The Woods at La Vista Through the Eyes of a Local Oblate

By Fr. Jim Brobst, OMI

Fr. Jim Brobst, OMI

On May 2, 2015, La Vista Ecological Learning Center sponsored “Through the Eyes of a Biologist”, a workshop which included a presentation and hike in the Missionary Oblate’s Woods Nature Preserve. It was led by Eric Wright, a Natural Heritage Resident with the Illinois Department of Natural Resources. What follows is a reflection on that delightful experience by Jim Brobst, OMI.

Along with a few other pilgrims, including biologist Eric Wright, I took notice of things that had been there long before my first walk down that path and major changes that have occurred in the intervening years without my ever really noticing. One major change is that these sixteen acres are now legally protected by the state of Illinois as a nature preserve. With expert instruction from Eric, I gained new perspectives about native species which have been on this land for ages and also about newer, non-native ones. Some of these latter species are not merely new, but also invasive and destructive of the natural balance of this delicate and formerly pristine area. The woods at La Vista, on the grounds of the Missionary Oblate’s novitiate in Godfrey, have been a source of inspiration to me since 1978. I couldn’t begin to count the number of times I have walked the back road from our novitiate kitchen to a nearby lodge which hangs over the bluffs, overlooking the Great River Road. My most memorable walk was just this past week.Fr. Jim Brobst, OMI, Eric Wright

The State of Illinois has recently begun to expend considerable efforts to preserve this property as one of its very few remaining acreages of old-growth forest. With the recent removal of significant amounts of bush honeysuckle (the kudzu of the Midwest), I was able to encounter waterfalls and orchids which had been obscured from sight. With proper guidance, I became aware of an old shagbark hickory (home to bats which eat mosquitos) and a massive sugar berry (one of the largest examples around). These old souls were always present to me, but their significance had escaped my divided attention. I also became aware of major shifts in the forest species over the past century. Massive oaks and hickories are now giving way to maples and other newer plants, largely because of the introduction of non-native species to these woods.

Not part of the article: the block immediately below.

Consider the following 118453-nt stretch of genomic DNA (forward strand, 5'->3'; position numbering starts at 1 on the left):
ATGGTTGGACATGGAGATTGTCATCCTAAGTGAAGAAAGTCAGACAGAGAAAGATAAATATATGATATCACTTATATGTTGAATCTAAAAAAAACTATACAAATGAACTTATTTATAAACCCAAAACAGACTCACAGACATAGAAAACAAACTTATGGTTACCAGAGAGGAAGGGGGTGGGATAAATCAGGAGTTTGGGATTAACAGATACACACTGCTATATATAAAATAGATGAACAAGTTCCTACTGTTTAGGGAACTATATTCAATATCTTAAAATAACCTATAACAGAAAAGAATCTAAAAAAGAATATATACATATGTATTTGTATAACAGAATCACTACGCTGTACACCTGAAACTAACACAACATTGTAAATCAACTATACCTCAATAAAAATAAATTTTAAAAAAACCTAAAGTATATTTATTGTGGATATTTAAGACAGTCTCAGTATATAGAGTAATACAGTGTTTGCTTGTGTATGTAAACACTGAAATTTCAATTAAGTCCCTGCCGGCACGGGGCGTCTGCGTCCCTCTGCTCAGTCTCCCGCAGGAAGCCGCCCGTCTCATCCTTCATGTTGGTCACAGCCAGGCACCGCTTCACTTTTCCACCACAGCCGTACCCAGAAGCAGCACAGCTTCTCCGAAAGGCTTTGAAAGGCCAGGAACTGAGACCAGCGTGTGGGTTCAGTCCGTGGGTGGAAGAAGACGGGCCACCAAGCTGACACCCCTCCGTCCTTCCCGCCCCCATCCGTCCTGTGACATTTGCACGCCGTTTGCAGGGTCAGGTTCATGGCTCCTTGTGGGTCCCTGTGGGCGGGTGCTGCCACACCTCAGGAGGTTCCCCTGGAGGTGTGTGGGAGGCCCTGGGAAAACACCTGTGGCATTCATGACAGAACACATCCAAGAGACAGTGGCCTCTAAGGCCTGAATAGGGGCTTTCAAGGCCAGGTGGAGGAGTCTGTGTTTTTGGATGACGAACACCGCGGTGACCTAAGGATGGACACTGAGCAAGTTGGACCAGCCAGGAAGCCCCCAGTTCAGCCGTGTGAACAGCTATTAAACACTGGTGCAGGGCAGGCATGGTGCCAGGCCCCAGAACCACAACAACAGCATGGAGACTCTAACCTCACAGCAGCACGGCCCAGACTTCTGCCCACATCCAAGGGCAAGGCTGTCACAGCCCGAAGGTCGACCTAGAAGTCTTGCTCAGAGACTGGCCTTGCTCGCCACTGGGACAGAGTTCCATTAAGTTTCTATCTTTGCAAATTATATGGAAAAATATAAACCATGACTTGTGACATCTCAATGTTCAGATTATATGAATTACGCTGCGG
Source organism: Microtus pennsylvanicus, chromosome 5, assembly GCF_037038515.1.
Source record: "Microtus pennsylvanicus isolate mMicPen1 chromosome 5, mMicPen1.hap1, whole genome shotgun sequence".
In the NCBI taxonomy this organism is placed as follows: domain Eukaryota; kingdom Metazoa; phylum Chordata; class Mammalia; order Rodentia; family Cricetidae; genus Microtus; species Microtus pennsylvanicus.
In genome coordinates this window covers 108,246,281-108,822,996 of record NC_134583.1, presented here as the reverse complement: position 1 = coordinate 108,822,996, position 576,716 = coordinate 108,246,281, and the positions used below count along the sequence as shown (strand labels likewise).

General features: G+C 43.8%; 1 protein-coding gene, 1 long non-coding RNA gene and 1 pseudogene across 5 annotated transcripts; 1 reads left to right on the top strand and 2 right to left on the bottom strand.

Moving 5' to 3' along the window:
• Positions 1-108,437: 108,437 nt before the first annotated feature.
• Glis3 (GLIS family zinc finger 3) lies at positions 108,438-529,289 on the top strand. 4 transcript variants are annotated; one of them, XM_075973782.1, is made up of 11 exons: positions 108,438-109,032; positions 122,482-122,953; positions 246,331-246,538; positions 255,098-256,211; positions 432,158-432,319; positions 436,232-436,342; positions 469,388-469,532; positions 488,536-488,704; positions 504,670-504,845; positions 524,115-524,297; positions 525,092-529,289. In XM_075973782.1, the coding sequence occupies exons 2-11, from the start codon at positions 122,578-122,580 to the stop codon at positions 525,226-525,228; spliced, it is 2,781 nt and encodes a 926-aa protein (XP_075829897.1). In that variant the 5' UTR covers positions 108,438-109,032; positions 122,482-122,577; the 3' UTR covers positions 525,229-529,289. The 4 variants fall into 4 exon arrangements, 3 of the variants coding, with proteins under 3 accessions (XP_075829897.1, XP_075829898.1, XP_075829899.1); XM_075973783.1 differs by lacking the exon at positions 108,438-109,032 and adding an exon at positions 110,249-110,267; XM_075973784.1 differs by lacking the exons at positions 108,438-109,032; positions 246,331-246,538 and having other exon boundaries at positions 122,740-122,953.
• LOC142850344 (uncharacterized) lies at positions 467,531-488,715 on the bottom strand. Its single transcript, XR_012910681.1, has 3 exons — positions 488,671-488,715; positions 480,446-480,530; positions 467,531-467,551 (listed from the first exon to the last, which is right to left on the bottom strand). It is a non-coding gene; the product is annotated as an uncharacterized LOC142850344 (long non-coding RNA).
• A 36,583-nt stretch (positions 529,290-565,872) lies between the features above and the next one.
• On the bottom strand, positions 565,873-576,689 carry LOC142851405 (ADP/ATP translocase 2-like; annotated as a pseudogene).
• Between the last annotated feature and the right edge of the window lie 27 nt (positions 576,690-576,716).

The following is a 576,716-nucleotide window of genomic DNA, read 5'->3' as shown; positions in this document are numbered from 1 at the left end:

There are few things like a slow, open-minded and open-eyed walk through the natural spring woods in beautiful weather to feel more human, aware and focused again. I hope to return to these woods more frequently for several reasons. The first is to drink in the beauty and goodness they have to offer. Another is to sit with how they and I have changed in the intervening years since my first visit. A final reason is to protect these qualities not only for my own spiritual nourishment, but for that of generations to come.

Won’t you join me? 

Eric Wright capturing Wistor's Coral Root orchid